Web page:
August 27, 2021 | 13:21
Tropical Storm Jerome Fades
Much like the weather, everyone talks about tapering, but no one does anything about it—at least not yet. The hotly debated, long awaited, and highly anticipated speech by Fed Chair Powell at the annual Jackson Hole symposium turned out to be mostly a non-event for markets. While he indicated bluntly that substantial progress had been achieved on the inflation side (and then some!), and there had been positive steps for employment, more work was needed on the latter and Delta posed risks. Much of his speech was directed at the inflation outlook; Powell remains steadfast in his transitory view, although there are flashes of concern on that front. Still, the market had been braced for the possibility of a more direct tapering message and, thus, breathed a sigh of relief. But while not revealing specific timelines, a key takeaway is that the Chair has set the stage for the process to begin before the end of the year—a drum many, more hawkish, FOMC members were pounding steadily on this week.
In the lead-up to the big event, markets were mostly reversing last week’s downbeat action, with yields rising, stocks at record highs, and oil bouncing back to nearly $69. The latter move was almost a perfect V-shaped recovery of last week’s 9% drop, although it was wind-aided by Hurricane Ida. Natural gas was stronger yet, pushing above $4.30, its highest level in almost three years. Even with that quick comeback in energy prices, the Canadian dollar only clawed back a small portion of the recent big dip to around 79 cents (or just over $1.26).
Some of the persistent softness in the loonie may be driven by election uncertainty. First, the polls have tightened somewhat, potentially flagging another minority government result. Second, there were some new policy proposals this week that were—shall we say—somewhat surprising on the housing and taxation fronts. Even so, the TSX was only briefly rattled, managing to churn out a solid gain for the week, and was testing fresh record highs by Friday.
Another modest weight on the Canadian dollar has been a sudden run of generally disappointing domestic data. Just last week, we opined that the swift pullback in the currency was mostly driven by global factors, and that the Canadian economy had shown surprising spunk in mid-summer. Well, that spunk suddenly turned into a mild funk in July; in that month, each of retail, wholesale, and manufacturing sales declined by more than 1%, according to the flash estimates from StatCan. That’s a mildly disappointing surprise, as July marked a further reopening of portions of the country and a further solid advance in jobs. Frankly, our forecast of 6% annualized GDP growth in the second half of the year was predicated on a series of strong monthly gains through the summer amid reopening. The raft of soggy July results on hand points to something far short of ‘strong’.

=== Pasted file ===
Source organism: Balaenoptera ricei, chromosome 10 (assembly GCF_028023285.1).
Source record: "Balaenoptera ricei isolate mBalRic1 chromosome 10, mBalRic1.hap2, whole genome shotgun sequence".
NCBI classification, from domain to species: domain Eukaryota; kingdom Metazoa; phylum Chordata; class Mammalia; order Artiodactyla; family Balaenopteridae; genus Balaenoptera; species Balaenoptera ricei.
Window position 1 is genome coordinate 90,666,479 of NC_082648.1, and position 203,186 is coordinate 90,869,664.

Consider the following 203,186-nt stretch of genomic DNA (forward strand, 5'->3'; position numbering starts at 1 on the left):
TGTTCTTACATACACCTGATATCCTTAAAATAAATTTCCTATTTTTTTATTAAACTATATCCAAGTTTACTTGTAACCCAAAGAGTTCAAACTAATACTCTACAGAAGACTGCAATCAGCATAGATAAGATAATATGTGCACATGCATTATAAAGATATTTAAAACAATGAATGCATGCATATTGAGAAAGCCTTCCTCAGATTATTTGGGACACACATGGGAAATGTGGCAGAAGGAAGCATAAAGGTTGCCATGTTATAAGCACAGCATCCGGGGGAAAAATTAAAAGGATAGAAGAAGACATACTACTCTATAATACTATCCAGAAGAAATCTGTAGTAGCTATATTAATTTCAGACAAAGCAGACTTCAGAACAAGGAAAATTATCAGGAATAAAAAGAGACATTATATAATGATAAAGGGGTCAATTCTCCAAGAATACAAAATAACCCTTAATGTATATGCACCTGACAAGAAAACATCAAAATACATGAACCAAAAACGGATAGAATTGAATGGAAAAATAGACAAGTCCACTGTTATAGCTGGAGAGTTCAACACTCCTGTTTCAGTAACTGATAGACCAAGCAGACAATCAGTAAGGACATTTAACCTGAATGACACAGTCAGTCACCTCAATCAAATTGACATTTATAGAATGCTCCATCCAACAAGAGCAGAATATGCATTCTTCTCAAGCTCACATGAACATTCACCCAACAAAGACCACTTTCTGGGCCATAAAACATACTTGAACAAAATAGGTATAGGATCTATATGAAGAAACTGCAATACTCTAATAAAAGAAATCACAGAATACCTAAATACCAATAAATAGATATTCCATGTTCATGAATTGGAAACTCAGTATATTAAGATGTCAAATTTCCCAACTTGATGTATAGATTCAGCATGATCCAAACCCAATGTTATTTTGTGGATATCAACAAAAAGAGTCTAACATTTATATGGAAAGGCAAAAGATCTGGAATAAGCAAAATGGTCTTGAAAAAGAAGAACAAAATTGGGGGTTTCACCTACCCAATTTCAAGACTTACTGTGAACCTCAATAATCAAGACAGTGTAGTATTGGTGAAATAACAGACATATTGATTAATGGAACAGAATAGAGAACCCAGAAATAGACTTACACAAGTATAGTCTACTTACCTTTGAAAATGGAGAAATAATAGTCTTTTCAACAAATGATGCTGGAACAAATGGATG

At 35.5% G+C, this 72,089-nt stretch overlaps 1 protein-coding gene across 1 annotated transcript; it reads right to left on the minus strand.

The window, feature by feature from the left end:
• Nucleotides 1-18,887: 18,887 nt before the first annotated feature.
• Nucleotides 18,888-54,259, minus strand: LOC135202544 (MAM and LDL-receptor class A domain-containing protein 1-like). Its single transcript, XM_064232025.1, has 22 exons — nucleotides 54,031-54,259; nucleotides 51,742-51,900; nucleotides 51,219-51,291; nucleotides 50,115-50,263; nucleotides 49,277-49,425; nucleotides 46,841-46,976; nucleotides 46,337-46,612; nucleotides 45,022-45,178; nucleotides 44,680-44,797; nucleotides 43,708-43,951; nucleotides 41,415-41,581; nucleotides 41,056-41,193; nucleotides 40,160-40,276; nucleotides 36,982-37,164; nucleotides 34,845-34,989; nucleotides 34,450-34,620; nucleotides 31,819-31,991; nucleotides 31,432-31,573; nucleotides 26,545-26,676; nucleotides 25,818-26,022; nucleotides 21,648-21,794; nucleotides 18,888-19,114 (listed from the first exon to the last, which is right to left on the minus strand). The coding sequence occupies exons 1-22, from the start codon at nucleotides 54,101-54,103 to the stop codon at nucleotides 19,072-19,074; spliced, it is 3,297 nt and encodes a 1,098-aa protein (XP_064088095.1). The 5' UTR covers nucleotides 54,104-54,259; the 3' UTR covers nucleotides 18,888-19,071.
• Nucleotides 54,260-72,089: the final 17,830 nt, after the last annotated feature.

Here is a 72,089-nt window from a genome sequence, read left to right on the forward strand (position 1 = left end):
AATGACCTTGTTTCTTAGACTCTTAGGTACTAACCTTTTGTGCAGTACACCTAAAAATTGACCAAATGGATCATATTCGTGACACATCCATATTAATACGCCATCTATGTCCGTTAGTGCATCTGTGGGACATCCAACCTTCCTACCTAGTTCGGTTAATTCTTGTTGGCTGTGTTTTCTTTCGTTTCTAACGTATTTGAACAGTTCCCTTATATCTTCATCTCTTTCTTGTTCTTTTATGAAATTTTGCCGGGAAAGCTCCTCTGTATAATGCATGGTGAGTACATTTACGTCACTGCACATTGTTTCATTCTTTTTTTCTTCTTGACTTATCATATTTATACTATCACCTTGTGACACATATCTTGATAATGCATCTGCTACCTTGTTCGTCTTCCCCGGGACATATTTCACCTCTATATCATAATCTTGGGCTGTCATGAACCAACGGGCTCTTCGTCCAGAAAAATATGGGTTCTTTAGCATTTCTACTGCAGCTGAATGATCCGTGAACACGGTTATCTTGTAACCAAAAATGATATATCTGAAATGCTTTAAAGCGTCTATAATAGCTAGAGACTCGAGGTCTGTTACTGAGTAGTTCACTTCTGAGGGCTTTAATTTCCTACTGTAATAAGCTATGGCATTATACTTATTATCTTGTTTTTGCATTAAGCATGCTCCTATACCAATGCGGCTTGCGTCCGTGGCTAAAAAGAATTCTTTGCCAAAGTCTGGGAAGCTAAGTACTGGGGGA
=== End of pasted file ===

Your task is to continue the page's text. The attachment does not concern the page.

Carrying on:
Given that Canada’s employment report isn’t due until September 10, the main event on the domestic scorecard next week will be Tuesday’s first official reading on Q2 GDP. StatCan’s initial pass was for a 0.6% rise (or about 2.4% annualized), a touch above the BoC’s latest estimate of 2.0% (we’re at 2.5%). But given how stale that report now seems, the focus may well be on the flash estimate for July GDP, especially given the declines posted in the “big 3” sales releases noted above. A serious misfire in the month and/or a downside surprise to Q2 will likely prompt us to shave our 6% growth call for all of 2021—a figure we currently share with the Bank of Canada, but which is a shade below the latest consensus.
The big event in the last week of summer will be Friday’s U.S. payroll report for August. After a pair of 900k-plus increases, job growth is expected to only decelerate slightly to around 750k, while the jobless rate is likely to dip further to about 5.2%. Ahead of the key release, we’ll get plenty of warm-up acts to provide a sense of how the economy fared in August. Auto sales are expected to have remained sluggish, with the sector representing the tip of the spear of supply chain issues and chip shortages. The ISM is anticipated to stay just below 60 for factories and just above for services, but the front-line commentary in these releases is particularly pertinent to get a sense of how business is dealing with Delta and plentiful job openings. Finally, keep an eye on Tuesday’s Conference Board release on consumer confidence—the University of Michigan’s sentiment survey famously saw a huge drop to a 10-year low this month, sagging even below last spring’s depths. The issue is whether this pronounced weakness is echoed in the other major measure of household confidence.
Pulling these strands together, the overall message from the economic data in recent weeks is that demand remained firm in North America during the summer but supply simply could not keep pace. As a result, real growth has disappointed somewhat, as more of the spending gains have been channeled into price increases and not higher volumes. In turn, the surprisingly strong inflation reality—along with another upswing in new virus cases—has weighed heavily on consumer sentiment. That mix of slightly soggier growth but much heartier prices has not been quite enough to prompt the Fed into immediate action, but it does point to tapering starting before year-end.